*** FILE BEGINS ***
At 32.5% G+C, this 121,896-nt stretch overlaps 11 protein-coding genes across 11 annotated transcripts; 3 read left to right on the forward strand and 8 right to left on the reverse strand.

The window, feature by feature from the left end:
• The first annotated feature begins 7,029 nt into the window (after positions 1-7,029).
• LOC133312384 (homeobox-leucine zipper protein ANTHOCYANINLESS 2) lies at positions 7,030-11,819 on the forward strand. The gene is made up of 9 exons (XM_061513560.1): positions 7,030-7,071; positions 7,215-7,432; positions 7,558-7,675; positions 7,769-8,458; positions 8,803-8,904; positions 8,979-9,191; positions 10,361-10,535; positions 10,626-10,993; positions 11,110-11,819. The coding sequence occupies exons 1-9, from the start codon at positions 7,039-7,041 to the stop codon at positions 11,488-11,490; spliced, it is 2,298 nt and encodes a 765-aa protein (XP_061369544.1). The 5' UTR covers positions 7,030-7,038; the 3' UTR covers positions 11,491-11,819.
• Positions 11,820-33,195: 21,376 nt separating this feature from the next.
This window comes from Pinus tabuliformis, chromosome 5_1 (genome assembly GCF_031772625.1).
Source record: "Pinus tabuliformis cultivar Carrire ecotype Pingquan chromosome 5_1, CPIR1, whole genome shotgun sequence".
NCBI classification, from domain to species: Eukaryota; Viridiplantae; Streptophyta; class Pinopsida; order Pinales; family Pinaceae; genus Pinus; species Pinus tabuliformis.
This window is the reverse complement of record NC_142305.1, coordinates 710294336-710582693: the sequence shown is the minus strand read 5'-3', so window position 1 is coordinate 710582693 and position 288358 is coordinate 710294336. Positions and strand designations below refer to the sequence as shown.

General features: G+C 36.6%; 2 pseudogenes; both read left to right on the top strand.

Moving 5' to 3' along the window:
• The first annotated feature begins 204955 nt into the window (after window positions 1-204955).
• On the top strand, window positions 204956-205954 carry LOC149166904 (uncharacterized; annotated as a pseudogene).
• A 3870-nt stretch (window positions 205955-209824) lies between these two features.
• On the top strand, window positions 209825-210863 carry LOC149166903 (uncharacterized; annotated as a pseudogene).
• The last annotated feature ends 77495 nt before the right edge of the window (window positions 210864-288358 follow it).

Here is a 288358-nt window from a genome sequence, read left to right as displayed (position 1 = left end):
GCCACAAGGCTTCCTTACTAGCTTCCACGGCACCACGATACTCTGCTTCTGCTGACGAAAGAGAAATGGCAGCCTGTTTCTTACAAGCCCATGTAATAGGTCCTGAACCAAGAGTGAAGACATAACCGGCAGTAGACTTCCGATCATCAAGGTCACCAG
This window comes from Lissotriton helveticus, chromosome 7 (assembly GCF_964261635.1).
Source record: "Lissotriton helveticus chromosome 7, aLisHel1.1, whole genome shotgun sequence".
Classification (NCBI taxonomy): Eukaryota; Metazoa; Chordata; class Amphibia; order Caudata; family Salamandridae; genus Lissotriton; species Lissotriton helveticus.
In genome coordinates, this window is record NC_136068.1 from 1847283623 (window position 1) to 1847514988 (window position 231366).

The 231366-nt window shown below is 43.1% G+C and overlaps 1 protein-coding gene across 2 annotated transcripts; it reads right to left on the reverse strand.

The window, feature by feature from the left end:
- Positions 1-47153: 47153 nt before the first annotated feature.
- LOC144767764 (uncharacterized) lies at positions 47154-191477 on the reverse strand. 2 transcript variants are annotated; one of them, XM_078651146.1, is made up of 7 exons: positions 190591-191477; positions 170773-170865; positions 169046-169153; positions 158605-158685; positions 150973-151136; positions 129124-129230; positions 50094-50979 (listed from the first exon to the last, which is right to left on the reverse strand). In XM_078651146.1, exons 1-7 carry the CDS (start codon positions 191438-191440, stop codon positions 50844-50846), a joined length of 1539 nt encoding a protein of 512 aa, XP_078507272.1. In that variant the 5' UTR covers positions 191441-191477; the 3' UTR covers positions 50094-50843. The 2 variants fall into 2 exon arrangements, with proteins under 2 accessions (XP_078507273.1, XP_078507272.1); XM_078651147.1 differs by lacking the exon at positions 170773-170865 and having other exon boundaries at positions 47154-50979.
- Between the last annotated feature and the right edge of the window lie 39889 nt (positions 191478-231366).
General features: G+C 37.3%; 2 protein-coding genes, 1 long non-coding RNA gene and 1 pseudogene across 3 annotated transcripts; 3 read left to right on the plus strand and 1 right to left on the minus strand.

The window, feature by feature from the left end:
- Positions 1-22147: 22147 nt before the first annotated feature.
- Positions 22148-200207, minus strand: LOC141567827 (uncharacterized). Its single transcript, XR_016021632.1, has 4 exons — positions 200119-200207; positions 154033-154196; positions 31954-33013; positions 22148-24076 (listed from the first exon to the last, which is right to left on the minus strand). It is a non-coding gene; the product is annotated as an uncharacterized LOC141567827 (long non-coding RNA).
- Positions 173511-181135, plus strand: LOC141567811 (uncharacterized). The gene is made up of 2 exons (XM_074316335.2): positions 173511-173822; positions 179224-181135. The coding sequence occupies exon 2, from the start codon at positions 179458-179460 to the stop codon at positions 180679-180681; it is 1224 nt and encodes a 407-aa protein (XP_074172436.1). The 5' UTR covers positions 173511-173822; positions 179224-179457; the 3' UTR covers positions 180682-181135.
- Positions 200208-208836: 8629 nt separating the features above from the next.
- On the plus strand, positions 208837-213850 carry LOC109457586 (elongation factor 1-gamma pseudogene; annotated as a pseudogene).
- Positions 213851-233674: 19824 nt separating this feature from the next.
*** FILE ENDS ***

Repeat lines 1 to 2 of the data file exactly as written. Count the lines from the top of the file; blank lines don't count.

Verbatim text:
At 32.5% G+C, this 121,896-nt stretch overlaps 11 protein-coding genes across 11 annotated transcripts; 3 read left to right on the forward strand and 8 right to left on the reverse strand.

The window, feature by feature from the left end: